SNO+ detector at SNOLAB

Photo by Dr. Mark Chen (Physics, Engineering Physics, and Astronomy), SNOLAB.

McDonald Institute receives $45.5M in federal support

Today, Budget 2024 was tabled in Parliament by the Honourable Chrystia Freeland, Canada’s Deputy Prime Minister and Minister of Finance. Along with $734 million to support major research and innovation infrastructure in Canada, Budget 2024 pledges to provide $45.5 million over five years to the Arthur B. McDonald Canadian Astroparticle Physics Research Institute (McDonald Institute). Hosted at Queen’s, the McDonald Institute is the cross-Canada network for astroparticle physics researchers, uniting experimental, theoretical, and technical expertise within one organization.

"On behalf of the Queen’s and McDonald Institute communities, I’d like to thank the Government of Canada for this clear commitment to fundamental science," says Patrick Deane, Principal and Vice-Chancellor. "This ongoing support, coupled with investment from other public sources, will see the McDonald Institute and partners like SNOLAB accelerate the pursuit of next-generation, global-scale research that will advance our basic understanding of the building blocks of the Universe."

Astroparticle physics researchers are addressing some of the highest-priority questions in science today – from the nature of dark matter, which makes up 80 per cent of the matter in the Universe, to the characteristics of the nearly massless subatomic particles called neutrinos, to what we can learn from multi-messenger astronomy. These questions are generating intense international interest, and their answers require an orchestrated effort by multi-disciplinary researchers across Canada in collaboration with international partners.

As a world leader in this rapidly growing field, Canada has historically played a key role in advancing global priority research in physics, astronomy, and cosmology. Canada’s success is grounded in sustained commitments from its funding partners – who have supported the world-leading major research facility at the Sudbury Neutrino Observatory (now SNOLAB) as well as the academic excellence that has led to major international prizes, including the 2015 Nobel Prize in Physics and 2016 Breakthrough Prize for Queen’s Professor Emeritus Dr. Arthur McDonald, and his collaborators.

About the McDonald Institute

Since its inception in 2016, the McDonald Institute has provided leadership and coordination to the Canadian physics community. Based at Queen’s University, and originally supported by a $63.7 million investment from the Canada First Research Excellence Fund, the Institute is a growing network currently consisting of eleven partner universities (Queen’s, Carleton, McGill, Laurentian, Simon Fraser, Alberta, Toronto, British Columbia, Montréal, Sherbrooke, Victoria) and six research institutes (SNOLAB, Perimeter, CIFAR, CITA, Institute of Particle Physics, TRIUMF).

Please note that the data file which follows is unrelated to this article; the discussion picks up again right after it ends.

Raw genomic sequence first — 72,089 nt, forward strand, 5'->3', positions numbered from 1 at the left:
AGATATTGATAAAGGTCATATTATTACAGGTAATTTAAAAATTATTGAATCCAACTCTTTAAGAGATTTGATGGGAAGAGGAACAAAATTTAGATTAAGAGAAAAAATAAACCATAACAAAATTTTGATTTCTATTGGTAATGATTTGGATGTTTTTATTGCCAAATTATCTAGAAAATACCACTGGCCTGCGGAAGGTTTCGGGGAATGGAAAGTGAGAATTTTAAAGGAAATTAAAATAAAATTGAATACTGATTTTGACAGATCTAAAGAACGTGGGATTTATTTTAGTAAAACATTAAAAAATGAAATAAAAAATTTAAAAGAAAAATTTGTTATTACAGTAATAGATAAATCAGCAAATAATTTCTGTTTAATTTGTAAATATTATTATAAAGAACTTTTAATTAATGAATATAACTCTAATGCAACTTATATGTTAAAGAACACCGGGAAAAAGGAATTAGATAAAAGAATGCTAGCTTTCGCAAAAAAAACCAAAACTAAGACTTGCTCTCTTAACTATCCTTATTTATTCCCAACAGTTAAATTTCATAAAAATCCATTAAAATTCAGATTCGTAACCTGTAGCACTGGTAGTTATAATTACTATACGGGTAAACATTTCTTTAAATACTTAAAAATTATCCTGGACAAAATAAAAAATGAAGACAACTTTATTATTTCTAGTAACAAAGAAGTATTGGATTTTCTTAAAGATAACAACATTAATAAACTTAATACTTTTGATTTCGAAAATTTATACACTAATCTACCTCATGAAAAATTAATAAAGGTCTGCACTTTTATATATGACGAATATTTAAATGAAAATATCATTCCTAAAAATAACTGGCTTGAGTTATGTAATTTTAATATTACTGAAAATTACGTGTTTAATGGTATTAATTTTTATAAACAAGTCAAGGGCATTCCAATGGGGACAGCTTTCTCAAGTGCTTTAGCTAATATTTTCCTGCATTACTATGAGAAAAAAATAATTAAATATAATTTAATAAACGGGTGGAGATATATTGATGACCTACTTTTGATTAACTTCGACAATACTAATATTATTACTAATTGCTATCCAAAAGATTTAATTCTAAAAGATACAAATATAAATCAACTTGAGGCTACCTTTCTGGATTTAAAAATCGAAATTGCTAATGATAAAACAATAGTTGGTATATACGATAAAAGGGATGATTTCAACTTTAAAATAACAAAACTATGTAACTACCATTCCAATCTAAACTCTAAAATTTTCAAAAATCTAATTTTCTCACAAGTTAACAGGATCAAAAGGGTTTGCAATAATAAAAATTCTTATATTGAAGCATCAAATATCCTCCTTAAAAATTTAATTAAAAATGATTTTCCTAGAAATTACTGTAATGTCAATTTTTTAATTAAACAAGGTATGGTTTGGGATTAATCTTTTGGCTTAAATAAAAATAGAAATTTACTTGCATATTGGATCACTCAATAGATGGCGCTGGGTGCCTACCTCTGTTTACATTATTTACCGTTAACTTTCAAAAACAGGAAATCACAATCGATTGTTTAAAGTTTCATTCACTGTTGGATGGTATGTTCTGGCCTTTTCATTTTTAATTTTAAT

A family attending the IGnite event

IGnite, a free public lecture series hosted by the McDonald Institute, showcases stories of discovery from the Queen’s research community. Presentations are thoughtfully curated to be engaging and designed to appeal to high-school students, adults, and families alike.

"The McDonald Institute has helped to cement Canada’s leadership in physics on the global stage," says Dr. Arthur B. McDonald, Gray Chair Emeritus, Queen’s University, and 2015 Nobel Prize laureate in Physics.

Through national and international partnerships, the McDonald Institute has facilitated scientific initiatives and attracted new foreign investments to advance fundamental research. It has also hired fifteen new faculty whose careers are now sustained by eight Canadian universities, developed engineering and technical expertise across Canada, and launched educational programing that has made physics accessible to Canadians of all ages and backgrounds.

"This new investment is welcome and exciting," says Dr. Ken Clark, Professor of Physics and Associate Scientific Director of the McDonald Institute. "It will provide the scientific and technical expertise for Canada to develop and host next-generation, global-scale experiments, to secure further foreign investments in our research ecosystem, and to deliver on scientific breakthroughs."

"Headquartered at Queen’s University in Kingston, Ontario, the institute builds on the legacy of Dr. McDonald’s 2015 Nobel Prize for his work on neutrino physics. These expert engineers, technicians, and scientists design, construct, and operate the experiments conducted in Canada’s underground and underwater research infrastructure, where research into dark matter and other mysterious particles thrives. This supports innovation in areas like clean technology and medical imaging, and educates and inspires the next wave of Canadian talent." 
– BUDGET 2024

Note: This article originally appeared in the Queen's Gazette.